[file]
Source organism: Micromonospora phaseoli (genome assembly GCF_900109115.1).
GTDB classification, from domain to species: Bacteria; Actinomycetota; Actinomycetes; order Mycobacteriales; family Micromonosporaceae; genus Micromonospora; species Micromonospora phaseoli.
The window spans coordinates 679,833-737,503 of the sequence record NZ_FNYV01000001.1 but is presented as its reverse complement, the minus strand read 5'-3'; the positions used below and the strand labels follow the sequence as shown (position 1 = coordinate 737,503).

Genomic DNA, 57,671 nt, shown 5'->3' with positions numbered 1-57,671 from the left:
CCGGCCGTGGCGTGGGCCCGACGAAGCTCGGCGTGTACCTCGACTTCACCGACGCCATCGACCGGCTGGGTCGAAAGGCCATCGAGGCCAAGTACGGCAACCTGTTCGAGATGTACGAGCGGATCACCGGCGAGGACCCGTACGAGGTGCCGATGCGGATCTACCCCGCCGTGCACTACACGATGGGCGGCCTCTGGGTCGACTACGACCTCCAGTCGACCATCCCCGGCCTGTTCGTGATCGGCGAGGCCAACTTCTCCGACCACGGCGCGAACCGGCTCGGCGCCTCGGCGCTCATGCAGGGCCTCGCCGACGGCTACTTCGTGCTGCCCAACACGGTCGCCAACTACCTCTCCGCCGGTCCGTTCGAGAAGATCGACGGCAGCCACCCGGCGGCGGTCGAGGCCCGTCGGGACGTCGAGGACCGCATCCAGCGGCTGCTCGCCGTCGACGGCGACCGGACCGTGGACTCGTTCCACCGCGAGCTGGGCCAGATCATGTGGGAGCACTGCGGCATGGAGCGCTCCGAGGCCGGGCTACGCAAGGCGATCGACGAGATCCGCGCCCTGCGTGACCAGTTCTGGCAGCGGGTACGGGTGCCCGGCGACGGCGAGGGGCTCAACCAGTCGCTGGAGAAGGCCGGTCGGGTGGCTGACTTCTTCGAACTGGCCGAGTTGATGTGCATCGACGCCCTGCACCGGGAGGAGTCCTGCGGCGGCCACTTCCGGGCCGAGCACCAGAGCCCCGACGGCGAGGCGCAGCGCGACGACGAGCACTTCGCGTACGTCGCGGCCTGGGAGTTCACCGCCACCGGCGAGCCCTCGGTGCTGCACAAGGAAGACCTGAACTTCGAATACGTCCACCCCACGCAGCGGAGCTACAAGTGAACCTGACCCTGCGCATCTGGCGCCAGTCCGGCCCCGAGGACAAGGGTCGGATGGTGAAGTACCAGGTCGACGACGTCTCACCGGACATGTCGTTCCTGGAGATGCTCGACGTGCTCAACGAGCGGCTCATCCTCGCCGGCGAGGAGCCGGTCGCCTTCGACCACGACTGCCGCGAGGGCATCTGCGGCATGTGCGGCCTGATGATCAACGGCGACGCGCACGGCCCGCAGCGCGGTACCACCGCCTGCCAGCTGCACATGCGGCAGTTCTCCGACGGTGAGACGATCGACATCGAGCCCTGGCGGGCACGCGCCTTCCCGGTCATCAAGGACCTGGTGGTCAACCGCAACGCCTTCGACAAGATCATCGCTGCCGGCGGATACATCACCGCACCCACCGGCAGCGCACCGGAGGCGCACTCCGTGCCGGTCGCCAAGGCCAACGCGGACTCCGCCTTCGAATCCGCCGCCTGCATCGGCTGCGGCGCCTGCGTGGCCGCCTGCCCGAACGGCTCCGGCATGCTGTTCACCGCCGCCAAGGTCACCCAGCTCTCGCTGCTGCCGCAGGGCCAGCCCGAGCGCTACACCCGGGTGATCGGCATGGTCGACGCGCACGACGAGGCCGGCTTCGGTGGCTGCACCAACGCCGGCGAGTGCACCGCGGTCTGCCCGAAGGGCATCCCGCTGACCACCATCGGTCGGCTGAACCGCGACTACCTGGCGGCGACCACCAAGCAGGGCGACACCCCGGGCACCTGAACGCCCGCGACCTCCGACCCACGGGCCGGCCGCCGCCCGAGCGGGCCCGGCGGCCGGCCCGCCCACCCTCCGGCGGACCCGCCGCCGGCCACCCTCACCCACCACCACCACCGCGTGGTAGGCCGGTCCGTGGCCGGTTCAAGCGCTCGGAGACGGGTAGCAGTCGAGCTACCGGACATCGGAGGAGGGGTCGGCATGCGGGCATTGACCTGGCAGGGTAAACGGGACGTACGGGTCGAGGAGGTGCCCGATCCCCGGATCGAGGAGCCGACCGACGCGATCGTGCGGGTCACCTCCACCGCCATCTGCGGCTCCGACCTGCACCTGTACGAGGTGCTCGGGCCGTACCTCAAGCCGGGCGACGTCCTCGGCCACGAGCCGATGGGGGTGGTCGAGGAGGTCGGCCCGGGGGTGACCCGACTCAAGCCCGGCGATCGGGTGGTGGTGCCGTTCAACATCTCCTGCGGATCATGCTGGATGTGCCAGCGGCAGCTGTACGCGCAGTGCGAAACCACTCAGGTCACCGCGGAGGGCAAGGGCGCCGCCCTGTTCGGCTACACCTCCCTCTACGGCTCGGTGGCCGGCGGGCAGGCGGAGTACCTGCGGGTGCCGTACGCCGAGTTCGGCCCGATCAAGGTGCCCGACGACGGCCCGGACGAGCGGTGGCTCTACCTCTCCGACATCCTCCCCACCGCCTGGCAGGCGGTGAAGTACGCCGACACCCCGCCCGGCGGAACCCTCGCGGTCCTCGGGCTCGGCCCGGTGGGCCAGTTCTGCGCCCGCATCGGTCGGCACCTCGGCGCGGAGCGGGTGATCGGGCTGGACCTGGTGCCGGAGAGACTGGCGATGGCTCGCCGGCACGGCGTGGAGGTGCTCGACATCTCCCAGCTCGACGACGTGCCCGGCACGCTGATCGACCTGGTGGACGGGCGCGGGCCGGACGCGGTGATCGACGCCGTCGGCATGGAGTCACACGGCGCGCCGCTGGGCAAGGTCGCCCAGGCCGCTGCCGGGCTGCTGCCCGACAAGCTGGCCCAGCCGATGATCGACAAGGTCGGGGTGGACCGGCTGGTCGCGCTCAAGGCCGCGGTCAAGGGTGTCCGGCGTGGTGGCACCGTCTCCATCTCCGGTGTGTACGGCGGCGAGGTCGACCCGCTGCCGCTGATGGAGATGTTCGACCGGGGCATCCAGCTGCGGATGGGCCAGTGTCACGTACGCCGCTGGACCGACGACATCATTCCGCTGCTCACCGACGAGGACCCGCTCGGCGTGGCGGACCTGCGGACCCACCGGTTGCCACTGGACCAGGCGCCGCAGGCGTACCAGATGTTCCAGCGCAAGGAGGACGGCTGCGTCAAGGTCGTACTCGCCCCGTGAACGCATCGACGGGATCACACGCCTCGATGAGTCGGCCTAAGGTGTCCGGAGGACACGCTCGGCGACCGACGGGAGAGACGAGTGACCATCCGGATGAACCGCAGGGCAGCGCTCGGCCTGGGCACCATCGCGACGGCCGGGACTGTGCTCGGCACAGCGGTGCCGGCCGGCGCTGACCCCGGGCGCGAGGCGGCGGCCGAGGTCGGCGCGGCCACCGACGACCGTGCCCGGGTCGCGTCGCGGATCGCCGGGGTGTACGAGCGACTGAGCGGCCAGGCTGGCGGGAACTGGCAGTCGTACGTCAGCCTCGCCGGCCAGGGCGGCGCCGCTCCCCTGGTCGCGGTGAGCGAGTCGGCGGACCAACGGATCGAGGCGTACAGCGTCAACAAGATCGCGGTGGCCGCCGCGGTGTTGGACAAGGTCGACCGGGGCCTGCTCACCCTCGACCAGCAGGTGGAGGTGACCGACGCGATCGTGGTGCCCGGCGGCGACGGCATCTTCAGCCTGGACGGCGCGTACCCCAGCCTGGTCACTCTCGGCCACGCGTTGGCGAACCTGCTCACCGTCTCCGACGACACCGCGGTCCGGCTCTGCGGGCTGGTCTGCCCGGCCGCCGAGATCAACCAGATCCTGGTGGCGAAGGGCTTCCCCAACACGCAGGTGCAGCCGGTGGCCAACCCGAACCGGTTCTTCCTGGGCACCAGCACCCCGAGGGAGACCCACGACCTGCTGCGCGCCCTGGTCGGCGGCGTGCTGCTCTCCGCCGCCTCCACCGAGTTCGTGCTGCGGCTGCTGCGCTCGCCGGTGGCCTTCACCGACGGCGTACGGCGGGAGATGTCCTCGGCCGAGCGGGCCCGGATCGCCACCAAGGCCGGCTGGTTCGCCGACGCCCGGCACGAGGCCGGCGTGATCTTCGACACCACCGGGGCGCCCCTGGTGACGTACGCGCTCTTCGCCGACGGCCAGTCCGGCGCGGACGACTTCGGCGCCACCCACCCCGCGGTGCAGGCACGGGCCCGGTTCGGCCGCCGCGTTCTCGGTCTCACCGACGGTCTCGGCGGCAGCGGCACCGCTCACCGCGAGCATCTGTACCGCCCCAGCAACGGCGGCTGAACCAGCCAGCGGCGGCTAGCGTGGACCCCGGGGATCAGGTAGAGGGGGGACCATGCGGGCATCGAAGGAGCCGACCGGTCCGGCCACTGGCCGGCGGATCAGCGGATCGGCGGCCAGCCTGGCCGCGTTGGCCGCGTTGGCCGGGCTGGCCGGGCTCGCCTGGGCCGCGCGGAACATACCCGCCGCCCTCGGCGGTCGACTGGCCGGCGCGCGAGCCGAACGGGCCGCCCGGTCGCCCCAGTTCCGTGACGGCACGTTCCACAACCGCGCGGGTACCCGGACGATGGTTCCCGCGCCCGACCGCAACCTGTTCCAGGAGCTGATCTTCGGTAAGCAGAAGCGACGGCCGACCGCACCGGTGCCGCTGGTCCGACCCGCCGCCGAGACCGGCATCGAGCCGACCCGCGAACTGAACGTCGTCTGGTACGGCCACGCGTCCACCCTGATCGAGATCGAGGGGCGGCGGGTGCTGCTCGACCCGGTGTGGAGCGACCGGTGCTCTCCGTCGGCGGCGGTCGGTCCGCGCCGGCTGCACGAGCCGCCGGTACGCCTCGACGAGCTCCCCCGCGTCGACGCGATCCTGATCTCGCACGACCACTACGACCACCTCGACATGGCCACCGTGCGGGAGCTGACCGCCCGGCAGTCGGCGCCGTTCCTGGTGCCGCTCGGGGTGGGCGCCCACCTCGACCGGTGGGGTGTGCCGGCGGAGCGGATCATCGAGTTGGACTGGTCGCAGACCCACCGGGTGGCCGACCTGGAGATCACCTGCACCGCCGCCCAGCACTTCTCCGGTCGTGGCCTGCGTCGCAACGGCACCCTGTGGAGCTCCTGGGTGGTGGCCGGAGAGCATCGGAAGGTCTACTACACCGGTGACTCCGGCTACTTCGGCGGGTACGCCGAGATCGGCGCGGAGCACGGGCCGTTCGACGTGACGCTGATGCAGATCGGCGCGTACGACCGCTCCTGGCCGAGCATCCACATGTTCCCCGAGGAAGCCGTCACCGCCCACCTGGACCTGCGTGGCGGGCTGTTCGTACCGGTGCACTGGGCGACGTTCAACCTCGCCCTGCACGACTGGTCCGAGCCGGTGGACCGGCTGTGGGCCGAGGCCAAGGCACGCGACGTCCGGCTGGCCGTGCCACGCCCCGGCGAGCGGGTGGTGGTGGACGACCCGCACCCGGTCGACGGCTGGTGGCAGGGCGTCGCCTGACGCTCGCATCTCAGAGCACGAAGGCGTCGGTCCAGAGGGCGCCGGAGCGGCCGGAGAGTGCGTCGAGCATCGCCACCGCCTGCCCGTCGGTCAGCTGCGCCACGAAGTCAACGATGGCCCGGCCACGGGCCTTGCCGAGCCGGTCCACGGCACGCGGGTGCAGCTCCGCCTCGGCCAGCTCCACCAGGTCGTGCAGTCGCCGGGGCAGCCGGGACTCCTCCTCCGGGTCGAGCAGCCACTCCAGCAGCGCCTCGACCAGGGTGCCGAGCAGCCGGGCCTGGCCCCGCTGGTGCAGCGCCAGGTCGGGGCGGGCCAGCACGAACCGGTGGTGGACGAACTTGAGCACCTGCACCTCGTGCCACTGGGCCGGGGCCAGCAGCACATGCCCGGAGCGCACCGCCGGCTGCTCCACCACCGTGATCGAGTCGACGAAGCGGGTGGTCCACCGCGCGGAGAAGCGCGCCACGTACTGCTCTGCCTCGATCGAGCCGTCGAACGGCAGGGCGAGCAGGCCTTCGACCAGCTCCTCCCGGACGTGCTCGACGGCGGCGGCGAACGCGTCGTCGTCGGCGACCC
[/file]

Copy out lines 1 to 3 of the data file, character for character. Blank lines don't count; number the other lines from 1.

Source organism: Micromonospora phaseoli (genome assembly GCF_900109115.1).
GTDB classification, from domain to species: Bacteria; Actinomycetota; Actinomycetes; order Mycobacteriales; family Micromonosporaceae; genus Micromonospora; species Micromonospora phaseoli.
The window spans coordinates 679,833-737,503 of the sequence record NZ_FNYV01000001.1 but is presented as its reverse complement, the minus strand read 5'-3'; the positions used below and the strand labels follow the sequence as shown (position 1 = coordinate 737,503).